Early Saturday morning on September 26, 2009, the City of Tacoma had the historic Luzon building demolished despite efforts by local preservationists. The building had local and national historic designation. In 1979, the entire 1300 block of Tacoma’s Pacific Ave had been placed on the Washington Heritage Register and National Register of Historic Places. By 1985, the Luzon was the last one standing. In June 2009, developer Dan Putnam sent a complaint letter to the city, stating that the Luzon was an “embarrassment” and an “aesthetic blight” on the neighborhood.
Chicago architects Burnham & Root designed the Luzon building in 1890/1891. It was one of the first high-rise towers on the West Coast. The engineering model of the Luzon would be copied and opened the door to the development of “skyscrapers”. Cast iron columns allowed the building to soar above all others in 1890’s Tacoma.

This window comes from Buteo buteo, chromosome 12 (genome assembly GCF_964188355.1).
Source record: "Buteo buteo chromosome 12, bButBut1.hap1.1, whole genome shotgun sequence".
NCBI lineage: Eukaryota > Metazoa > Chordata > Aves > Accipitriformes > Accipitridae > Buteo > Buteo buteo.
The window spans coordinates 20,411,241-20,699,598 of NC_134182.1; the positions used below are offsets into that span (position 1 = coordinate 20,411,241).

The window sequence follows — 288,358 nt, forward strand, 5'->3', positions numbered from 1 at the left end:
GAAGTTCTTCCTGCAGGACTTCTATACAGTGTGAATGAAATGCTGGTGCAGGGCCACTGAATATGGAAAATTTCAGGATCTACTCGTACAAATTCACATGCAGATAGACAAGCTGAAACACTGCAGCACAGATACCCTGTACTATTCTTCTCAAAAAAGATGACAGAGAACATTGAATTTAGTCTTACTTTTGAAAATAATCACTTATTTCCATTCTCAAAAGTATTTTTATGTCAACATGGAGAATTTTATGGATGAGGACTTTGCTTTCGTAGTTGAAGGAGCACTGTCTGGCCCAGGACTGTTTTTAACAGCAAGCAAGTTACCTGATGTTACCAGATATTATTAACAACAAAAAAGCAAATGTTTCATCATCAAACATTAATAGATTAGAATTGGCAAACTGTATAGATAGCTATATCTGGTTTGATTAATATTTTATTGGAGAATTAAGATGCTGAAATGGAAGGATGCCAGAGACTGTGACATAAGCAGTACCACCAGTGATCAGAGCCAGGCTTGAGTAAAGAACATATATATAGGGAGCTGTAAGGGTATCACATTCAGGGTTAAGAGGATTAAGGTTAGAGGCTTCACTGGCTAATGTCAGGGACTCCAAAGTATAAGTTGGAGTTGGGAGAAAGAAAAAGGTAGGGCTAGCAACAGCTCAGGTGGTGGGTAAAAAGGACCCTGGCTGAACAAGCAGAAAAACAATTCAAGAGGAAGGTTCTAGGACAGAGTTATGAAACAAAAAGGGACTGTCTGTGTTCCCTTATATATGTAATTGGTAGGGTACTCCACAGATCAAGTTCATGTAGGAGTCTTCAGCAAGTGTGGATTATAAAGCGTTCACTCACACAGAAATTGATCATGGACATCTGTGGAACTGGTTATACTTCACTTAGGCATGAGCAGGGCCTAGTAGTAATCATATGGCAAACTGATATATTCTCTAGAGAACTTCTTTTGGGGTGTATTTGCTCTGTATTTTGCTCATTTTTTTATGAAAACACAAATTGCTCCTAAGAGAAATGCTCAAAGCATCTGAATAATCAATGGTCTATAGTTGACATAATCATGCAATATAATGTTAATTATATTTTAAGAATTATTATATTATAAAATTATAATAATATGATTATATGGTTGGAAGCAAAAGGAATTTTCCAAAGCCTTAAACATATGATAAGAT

Artists Lynn Di Nino, Jori Adkins and Claudia Riedener created the Luzon exhibit in the Woolworth window to commemorate the historic loss 10 years earlier and to urge Tacomans to be vigilant and protect our built environment, to leave a legacy for future generations and to be more ecologically sensitive by keeping serviceable buildings from the landfill.
The location of the Woolworth building, ironically, was the site of another historic Burnham & Root – the Fidelity Building, demolished in 1949.
Follow the links below for other resources and more information about the Luzon Building.